Environment Committee Advances Fracking Waste Ban
There is currently a moratorium on fracking waste that was approved back in 2014, but environmentalists say they can’t predict what the future holds.
The moratorium will stay in place until the Department of Energy and Environmental Protection submits legislation to address hazardous waste from fracking.
Fracking waste includes wastewater, sludge and other substances generated in the process of hydraulic fracturing of shale to get to natural gas buried underground. There is currently no fracking happening in Connecticut, but it happens in states like Pennsylvania.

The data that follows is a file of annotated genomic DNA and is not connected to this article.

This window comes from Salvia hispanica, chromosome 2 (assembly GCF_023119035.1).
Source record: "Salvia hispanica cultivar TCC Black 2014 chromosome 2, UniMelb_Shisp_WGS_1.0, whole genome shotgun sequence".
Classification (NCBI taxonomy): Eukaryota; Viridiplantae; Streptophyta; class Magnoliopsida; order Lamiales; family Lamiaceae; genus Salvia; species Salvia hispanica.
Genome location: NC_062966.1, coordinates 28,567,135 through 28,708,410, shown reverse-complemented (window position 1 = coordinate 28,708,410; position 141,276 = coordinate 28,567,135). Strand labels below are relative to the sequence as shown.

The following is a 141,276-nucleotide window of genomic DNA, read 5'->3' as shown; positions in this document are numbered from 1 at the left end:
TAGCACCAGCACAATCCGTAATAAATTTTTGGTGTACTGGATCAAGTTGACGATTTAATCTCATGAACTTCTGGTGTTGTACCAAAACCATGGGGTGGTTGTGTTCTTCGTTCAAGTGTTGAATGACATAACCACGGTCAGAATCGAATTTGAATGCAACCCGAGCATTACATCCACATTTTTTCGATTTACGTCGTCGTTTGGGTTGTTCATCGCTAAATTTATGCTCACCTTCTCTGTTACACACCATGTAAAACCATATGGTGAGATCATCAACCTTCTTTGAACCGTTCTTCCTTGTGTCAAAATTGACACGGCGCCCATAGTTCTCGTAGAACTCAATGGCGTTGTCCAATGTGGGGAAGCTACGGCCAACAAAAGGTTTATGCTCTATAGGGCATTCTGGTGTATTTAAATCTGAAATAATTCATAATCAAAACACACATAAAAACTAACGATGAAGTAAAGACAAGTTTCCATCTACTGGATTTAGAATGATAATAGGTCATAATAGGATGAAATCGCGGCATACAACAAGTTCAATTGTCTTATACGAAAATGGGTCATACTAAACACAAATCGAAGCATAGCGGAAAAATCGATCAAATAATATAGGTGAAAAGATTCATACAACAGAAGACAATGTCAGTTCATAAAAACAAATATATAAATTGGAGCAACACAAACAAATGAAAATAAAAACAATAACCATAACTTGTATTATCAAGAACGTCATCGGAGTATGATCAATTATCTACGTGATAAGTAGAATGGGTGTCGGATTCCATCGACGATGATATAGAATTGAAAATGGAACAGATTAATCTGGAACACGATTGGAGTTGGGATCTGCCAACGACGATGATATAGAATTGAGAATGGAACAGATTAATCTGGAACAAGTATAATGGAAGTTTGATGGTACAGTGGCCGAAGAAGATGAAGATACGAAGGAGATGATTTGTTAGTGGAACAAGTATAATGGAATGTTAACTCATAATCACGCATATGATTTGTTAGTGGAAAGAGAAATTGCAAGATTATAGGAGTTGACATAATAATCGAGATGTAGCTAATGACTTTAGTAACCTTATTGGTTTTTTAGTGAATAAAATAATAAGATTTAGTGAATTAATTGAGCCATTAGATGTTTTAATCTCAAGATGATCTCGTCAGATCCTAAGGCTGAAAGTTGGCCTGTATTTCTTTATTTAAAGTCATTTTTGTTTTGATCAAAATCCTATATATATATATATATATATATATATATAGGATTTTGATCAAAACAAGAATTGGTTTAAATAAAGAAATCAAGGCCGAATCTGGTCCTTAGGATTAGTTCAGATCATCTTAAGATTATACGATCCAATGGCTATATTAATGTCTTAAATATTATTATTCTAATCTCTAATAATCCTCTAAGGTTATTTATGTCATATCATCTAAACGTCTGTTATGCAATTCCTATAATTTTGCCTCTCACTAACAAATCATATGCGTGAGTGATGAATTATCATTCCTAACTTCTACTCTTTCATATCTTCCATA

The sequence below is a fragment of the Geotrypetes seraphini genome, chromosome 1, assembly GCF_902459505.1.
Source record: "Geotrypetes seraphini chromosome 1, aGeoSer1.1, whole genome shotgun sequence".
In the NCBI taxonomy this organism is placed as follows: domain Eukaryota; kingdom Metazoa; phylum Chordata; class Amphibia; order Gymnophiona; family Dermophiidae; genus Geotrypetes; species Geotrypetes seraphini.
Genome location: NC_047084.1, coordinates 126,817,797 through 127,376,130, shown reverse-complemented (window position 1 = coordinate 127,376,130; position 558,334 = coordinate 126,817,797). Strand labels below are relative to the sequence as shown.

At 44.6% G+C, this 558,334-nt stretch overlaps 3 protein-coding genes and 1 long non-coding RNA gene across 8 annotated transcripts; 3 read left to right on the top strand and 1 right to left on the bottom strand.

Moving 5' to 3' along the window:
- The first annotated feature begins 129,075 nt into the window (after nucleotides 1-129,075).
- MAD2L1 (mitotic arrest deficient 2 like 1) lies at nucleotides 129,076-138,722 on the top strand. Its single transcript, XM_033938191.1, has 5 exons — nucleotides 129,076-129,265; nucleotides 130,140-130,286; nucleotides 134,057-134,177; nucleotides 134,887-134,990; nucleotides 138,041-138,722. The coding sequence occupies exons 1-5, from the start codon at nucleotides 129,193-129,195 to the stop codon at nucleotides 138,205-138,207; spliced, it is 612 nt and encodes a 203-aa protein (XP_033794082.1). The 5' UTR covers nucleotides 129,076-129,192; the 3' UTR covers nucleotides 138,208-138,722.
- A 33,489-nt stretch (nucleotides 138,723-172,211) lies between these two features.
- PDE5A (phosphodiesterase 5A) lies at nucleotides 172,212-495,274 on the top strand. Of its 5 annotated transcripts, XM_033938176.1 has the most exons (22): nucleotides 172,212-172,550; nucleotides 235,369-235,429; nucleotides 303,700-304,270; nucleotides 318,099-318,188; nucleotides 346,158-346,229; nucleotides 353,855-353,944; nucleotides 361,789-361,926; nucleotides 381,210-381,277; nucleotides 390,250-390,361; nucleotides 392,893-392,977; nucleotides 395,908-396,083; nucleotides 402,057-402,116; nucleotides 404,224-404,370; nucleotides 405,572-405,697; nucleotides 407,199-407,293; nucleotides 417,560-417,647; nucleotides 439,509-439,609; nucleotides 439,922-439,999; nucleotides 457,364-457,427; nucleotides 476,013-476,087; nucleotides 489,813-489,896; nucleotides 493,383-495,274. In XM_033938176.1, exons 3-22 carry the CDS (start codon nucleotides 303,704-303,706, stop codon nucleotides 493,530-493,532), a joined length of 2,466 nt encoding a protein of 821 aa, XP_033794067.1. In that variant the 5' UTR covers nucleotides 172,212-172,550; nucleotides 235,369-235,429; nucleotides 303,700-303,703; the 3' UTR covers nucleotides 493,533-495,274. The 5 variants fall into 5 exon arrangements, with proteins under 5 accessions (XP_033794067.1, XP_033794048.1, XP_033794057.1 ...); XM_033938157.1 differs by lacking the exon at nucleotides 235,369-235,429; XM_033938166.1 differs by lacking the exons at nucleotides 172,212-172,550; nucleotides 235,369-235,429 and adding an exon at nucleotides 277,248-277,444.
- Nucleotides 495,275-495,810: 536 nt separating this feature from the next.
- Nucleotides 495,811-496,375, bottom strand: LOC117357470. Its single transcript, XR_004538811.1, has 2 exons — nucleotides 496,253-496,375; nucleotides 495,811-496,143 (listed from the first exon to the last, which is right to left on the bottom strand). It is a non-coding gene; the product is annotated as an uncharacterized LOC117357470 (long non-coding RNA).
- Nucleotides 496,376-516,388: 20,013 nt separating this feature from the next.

In 2014, the Connecticut legislature passed a three year moratorium that temporarily prohibited fracking waste. The measure was prompted after the New York legislature considered lifting its ban on fracking. At the time many environmentalists in Connecticut called the moratorium a “watered down” version of an actual ban on fracking waste.
Legislation that featured a permanent ban easily passed in the House last year, but it sat on the Senate calendar for about a month before the session ended.
Rep. John Piscopo, R-Thomaston, called the legislation largely symbolic and argued that it was no way to write state law.
“There’s no reason for this,” Piscopo said.
Rep. Michael Demicco, D-Farmington, who co-chairs the committee, pushed back saying that just because fracking does not occur now, does not mean it will not occur in the future.
“None of us knows what the future holds,” Demicco said.
An Office of Legislative Research report from Dec. 18, 2017 found that 19 towns across the state have passed ordinances banning fracking waste.